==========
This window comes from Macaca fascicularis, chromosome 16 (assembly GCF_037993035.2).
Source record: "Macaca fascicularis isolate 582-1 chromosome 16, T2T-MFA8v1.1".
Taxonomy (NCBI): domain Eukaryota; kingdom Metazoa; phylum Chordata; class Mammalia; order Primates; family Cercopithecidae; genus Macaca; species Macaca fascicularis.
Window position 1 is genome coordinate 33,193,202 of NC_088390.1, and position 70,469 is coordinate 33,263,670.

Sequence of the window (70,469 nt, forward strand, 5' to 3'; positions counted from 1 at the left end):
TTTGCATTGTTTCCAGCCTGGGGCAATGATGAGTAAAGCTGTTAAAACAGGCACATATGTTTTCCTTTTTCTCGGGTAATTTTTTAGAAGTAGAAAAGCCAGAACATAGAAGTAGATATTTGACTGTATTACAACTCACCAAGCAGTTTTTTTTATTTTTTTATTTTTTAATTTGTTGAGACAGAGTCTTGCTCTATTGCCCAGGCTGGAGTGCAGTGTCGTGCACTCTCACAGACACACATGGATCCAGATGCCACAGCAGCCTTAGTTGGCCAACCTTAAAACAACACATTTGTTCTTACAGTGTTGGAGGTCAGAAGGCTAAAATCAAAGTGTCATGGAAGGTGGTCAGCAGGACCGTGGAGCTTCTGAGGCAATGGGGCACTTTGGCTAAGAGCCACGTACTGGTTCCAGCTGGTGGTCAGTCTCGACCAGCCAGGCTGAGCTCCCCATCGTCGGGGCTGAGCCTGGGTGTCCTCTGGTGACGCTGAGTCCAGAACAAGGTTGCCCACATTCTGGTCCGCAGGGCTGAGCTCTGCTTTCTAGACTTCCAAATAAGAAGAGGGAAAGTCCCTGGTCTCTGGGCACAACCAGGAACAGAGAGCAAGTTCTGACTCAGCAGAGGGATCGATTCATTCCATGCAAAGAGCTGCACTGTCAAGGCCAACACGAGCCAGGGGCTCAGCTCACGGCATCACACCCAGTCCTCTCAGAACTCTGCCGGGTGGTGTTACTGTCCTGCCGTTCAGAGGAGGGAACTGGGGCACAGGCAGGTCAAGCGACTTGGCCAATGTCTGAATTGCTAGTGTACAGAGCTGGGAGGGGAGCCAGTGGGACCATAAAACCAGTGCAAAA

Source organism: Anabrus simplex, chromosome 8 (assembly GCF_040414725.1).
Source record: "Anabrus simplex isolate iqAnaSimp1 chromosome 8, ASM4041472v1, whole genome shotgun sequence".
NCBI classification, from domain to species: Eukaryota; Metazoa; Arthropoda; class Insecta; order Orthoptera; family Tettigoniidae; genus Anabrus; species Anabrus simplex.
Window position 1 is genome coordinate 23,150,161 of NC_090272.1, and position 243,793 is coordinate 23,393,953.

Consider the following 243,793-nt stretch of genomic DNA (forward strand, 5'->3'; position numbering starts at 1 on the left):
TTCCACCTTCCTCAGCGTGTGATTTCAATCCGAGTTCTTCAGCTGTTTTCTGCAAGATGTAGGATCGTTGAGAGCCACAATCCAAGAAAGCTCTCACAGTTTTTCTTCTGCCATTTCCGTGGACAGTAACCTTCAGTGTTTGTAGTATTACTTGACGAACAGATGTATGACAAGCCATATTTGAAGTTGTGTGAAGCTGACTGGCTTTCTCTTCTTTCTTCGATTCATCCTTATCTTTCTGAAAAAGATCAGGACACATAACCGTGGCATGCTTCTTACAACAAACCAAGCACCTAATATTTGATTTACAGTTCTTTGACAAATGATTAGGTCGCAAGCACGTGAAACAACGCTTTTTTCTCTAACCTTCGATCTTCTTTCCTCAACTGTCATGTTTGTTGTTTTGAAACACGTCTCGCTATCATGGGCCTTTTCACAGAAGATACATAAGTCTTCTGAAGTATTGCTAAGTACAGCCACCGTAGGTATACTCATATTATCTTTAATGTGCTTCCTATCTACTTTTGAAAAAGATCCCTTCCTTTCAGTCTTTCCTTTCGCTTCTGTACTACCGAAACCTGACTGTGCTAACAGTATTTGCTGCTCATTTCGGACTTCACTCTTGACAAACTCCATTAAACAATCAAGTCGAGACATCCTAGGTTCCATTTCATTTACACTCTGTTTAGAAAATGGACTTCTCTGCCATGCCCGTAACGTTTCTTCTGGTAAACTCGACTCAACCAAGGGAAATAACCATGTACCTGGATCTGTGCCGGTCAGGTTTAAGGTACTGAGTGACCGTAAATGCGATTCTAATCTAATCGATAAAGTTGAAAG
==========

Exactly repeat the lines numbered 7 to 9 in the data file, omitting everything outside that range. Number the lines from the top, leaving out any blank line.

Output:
Source organism: Anabrus simplex, chromosome 8 (assembly GCF_040414725.1).
Source record: "Anabrus simplex isolate iqAnaSimp1 chromosome 8, ASM4041472v1, whole genome shotgun sequence".
NCBI classification, from domain to species: Eukaryota; Metazoa; Arthropoda; class Insecta; order Orthoptera; family Tettigoniidae; genus Anabrus; species Anabrus simplex.